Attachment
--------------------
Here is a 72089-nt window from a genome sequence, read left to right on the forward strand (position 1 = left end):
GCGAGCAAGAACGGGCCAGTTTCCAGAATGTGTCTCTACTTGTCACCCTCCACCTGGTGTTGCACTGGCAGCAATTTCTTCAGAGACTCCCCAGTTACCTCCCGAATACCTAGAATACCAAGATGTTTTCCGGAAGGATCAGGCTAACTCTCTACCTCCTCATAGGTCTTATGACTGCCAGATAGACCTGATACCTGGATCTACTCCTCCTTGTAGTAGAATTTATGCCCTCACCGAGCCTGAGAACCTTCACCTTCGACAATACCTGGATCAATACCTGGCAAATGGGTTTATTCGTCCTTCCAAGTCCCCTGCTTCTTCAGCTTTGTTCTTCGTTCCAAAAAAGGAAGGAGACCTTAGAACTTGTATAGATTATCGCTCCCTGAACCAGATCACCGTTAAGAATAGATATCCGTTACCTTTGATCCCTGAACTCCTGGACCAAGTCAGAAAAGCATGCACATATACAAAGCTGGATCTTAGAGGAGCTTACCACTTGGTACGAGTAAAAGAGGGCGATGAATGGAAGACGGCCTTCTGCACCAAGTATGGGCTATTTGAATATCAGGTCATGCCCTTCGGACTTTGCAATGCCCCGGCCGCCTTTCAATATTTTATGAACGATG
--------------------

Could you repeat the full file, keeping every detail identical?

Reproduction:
Here is a 72089-nt window from a genome sequence, read left to right on the forward strand (position 1 = left end):
GCGAGCAAGAACGGGCCAGTTTCCAGAATGTGTCTCTACTTGTCACCCTCCACCTGGTGTTGCACTGGCAGCAATTTCTTCAGAGACTCCCCAGTTACCTCCCGAATACCTAGAATACCAAGATGTTTTCCGGAAGGATCAGGCTAACTCTCTACCTCCTCATAGGTCTTATGACTGCCAGATAGACCTGATACCTGGATCTACTCCTCCTTGTAGTAGAATTTATGCCCTCACCGAGCCTGAGAACCTTCACCTTCGACAATACCTGGATCAATACCTGGCAAATGGGTTTATTCGTCCTTCCAAGTCCCCTGCTTCTTCAGCTTTGTTCTTCGTTCCAAAAAAGGAAGGAGACCTTAGAACTTGTATAGATTATCGCTCCCTGAACCAGATCACCGTTAAGAATAGATATCCGTTACCTTTGATCCCTGAACTCCTGGACCAAGTCAGAAAAGCATGCACATATACAAAGCTGGATCTTAGAGGAGCTTACCACTTGGTACGAGTAAAAGAGGGCGATGAATGGAAGACGGCCTTCTGCACCAAGTATGGGCTATTTGAATATCAGGTCATGCCCTTCGGACTTTGCAATGCCCCGGCCGCCTTTCAATATTTTATGAACGATG